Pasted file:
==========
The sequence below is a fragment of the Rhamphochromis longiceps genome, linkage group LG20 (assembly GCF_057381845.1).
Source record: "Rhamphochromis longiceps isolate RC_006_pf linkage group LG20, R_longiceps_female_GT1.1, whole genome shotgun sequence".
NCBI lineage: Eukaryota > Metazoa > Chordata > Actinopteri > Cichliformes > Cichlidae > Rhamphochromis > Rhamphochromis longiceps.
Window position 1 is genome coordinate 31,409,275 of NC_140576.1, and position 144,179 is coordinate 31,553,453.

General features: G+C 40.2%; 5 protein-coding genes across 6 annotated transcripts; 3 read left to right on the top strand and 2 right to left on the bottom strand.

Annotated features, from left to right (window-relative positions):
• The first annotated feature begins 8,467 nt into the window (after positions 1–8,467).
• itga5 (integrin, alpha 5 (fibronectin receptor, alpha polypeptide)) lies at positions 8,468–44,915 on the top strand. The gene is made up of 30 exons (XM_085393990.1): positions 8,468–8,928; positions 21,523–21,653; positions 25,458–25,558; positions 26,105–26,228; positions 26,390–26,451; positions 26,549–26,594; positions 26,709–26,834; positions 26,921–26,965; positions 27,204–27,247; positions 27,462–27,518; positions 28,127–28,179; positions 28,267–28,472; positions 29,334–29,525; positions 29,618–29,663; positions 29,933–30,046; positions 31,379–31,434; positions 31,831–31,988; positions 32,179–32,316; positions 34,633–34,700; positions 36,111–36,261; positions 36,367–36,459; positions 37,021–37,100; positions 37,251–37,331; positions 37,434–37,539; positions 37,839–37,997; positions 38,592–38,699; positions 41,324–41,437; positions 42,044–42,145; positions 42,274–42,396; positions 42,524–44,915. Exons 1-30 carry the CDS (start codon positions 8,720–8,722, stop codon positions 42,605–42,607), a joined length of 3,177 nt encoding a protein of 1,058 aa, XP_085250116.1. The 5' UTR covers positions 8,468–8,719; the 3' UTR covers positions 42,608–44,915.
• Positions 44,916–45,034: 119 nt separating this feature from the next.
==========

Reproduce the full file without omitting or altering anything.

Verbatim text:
The sequence below is a fragment of the Rhamphochromis longiceps genome, linkage group LG20 (assembly GCF_057381845.1).
Source record: "Rhamphochromis longiceps isolate RC_006_pf linkage group LG20, R_longiceps_female_GT1.1, whole genome shotgun sequence".
NCBI lineage: Eukaryota > Metazoa > Chordata > Actinopteri > Cichliformes > Cichlidae > Rhamphochromis > Rhamphochromis longiceps.
Window position 1 is genome coordinate 31,409,275 of NC_140576.1, and position 144,179 is coordinate 31,553,453.

General features: G+C 40.2%; 5 protein-coding genes across 6 annotated transcripts; 3 read left to right on the top strand and 2 right to left on the bottom strand.

Annotated features, from left to right (window-relative positions):
• The first annotated feature begins 8,467 nt into the window (after positions 1–8,467).
• itga5 (integrin, alpha 5 (fibronectin receptor, alpha polypeptide)) lies at positions 8,468–44,915 on the top strand. The gene is made up of 30 exons (XM_085393990.1): positions 8,468–8,928; positions 21,523–21,653; positions 25,458–25,558; positions 26,105–26,228; positions 26,390–26,451; positions 26,549–26,594; positions 26,709–26,834; positions 26,921–26,965; positions 27,204–27,247; positions 27,462–27,518; positions 28,127–28,179; positions 28,267–28,472; positions 29,334–29,525; positions 29,618–29,663; positions 29,933–30,046; positions 31,379–31,434; positions 31,831–31,988; positions 32,179–32,316; positions 34,633–34,700; positions 36,111–36,261; positions 36,367–36,459; positions 37,021–37,100; positions 37,251–37,331; positions 37,434–37,539; positions 37,839–37,997; positions 38,592–38,699; positions 41,324–41,437; positions 42,044–42,145; positions 42,274–42,396; positions 42,524–44,915. Exons 1-30 carry the CDS (start codon positions 8,720–8,722, stop codon positions 42,605–42,607), a joined length of 3,177 nt encoding a protein of 1,058 aa, XP_085250116.1. The 5' UTR covers positions 8,468–8,719; the 3' UTR covers positions 42,608–44,915.
• Positions 44,916–45,034: 119 nt separating this feature from the next.